Carbon ion radiotherapy: A review of clinical experiences and preclinical research, with an emphasis on DNA damage/repair

Osama Mohamad, Brock J. Sishc, Janapriya Saha, Arnold Pompos, Asal Rahimi, Michael D. Story, Anthony J. Davis, D. W.Nathan Kim

Research output: Contribution to journalReview article

40 Scopus citations

Abstract

Compared to conventional photon-based external beam radiation (PhXRT), carbon ion radiotherapy (CIRT) has superior dose distribution, higher linear energy transfer (LET), and a higher relative biological effectiveness (RBE). This enhanced RBE is driven by a unique DNA damage signature characterized by clustered lesions that overwhelm the DNA repair capacity of malignant cells. These physical and radiobiological characteristics imbue heavy ions with potent tumoricidal capacity, while having the potential for simultaneously maximally sparing normal tissues. Thus, CIRT could potentially be used to treat some of the most difficult to treat tumors, including those that are hypoxic, radio-resistant, or deep-seated. Clinical data, mostly from Japan and Germany, are promising, with favorable oncologic outcomes and acceptable toxicity. In this manuscript, we review the physical and biological rationales for CIRT, with an emphasis on DNA damage and repair, as well as providing a comprehensive overview of the translational and clinical data using CIRT.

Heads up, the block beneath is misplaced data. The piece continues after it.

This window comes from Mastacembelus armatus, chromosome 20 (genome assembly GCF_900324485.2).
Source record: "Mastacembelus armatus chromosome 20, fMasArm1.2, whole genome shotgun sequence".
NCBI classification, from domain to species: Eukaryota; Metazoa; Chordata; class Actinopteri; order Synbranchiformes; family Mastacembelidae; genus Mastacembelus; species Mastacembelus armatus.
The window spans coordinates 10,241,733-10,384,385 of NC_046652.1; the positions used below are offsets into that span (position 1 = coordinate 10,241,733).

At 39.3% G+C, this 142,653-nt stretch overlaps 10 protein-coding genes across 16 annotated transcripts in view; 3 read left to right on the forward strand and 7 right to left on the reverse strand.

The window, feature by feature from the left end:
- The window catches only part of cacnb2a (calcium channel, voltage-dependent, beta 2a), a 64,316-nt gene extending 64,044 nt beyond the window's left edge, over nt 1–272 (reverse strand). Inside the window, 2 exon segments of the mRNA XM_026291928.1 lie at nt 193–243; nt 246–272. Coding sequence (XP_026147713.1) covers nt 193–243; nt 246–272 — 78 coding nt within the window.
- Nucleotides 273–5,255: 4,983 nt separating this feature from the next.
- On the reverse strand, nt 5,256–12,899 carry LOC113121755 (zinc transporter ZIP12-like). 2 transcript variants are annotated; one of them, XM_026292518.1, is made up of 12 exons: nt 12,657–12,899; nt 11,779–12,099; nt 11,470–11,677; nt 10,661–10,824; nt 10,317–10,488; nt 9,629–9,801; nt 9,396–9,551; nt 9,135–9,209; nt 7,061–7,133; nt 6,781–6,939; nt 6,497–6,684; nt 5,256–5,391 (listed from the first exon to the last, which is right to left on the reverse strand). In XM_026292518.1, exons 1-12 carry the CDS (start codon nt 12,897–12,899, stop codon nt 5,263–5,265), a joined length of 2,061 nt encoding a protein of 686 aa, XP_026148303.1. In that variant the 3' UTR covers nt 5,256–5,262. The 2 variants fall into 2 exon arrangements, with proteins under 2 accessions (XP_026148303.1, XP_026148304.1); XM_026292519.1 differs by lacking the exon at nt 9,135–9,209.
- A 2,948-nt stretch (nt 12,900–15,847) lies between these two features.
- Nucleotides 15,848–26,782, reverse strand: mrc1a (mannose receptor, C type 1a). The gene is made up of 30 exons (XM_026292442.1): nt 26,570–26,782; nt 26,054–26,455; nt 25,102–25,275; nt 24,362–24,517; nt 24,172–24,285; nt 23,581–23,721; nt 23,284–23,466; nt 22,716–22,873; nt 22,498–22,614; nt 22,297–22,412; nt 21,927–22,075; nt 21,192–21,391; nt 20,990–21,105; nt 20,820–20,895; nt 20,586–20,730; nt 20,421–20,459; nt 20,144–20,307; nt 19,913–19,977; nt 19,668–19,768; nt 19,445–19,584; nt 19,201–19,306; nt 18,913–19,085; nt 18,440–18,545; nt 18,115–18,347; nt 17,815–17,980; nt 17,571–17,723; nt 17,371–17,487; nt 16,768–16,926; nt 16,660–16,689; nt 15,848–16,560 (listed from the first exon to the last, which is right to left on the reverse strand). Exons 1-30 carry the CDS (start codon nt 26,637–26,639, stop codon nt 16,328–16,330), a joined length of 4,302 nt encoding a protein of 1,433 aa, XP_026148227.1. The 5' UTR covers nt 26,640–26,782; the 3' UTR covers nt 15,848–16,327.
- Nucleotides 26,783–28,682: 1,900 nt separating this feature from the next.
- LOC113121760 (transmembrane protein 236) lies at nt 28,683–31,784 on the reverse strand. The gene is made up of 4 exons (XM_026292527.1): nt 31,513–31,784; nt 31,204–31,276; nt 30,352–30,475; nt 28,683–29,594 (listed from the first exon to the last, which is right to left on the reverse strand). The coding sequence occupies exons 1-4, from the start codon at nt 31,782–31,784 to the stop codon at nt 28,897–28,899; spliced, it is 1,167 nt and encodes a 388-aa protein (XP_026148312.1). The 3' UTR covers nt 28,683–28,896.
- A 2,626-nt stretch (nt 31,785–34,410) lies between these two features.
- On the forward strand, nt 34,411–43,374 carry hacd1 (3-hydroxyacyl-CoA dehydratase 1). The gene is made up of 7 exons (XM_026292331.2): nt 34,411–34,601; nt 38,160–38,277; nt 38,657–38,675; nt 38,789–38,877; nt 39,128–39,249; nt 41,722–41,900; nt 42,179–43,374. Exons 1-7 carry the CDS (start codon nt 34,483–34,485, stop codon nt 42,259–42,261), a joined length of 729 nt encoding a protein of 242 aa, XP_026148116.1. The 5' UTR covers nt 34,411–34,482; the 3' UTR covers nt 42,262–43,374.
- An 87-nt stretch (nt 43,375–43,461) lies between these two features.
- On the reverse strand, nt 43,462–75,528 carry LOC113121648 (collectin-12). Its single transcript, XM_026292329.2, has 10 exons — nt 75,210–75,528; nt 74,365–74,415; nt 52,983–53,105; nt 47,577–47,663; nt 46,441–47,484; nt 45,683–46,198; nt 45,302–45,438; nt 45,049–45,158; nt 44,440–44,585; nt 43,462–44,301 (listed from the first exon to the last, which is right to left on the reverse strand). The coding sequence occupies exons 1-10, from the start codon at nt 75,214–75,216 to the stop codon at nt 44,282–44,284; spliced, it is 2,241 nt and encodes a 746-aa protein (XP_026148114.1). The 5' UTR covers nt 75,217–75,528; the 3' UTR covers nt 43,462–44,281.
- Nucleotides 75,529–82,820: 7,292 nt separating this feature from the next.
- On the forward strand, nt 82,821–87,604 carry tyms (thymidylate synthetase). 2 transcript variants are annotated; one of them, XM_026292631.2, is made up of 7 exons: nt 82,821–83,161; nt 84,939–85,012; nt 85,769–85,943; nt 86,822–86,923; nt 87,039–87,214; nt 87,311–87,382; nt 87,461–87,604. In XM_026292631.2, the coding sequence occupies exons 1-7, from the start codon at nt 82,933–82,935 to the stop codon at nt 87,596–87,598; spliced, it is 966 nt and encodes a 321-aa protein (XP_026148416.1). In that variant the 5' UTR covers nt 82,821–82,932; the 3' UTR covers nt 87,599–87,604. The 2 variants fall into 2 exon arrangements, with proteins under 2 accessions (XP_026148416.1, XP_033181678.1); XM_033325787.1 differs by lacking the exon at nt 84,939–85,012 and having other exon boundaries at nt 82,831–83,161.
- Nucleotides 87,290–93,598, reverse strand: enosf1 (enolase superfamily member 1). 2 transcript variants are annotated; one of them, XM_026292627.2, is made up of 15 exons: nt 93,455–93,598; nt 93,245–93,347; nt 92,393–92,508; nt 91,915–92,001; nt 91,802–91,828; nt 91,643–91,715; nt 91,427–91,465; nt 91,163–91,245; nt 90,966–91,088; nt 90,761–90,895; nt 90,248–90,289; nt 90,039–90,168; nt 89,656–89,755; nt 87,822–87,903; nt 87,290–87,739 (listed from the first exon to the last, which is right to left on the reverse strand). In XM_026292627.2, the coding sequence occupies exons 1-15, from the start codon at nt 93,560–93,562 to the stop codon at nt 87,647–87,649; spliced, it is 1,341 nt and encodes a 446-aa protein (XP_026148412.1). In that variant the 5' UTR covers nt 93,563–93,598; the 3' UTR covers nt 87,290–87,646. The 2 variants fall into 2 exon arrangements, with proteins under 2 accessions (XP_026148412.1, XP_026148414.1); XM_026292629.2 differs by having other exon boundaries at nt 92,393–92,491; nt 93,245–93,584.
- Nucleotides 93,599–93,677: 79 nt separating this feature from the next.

Original languageEnglish (US)
Article number66
JournalCancers
Volume9
Issue number6
DOIs
StatePublished - Jun 9 2017

Keywords

  • Carbon therapy
  • Complex DNA damage
  • DNA repair
  • Hadron therapy
  • Proton therapy
  • Radiation oncology

ASJC Scopus subject areas

  • Oncology
  • Cancer Research

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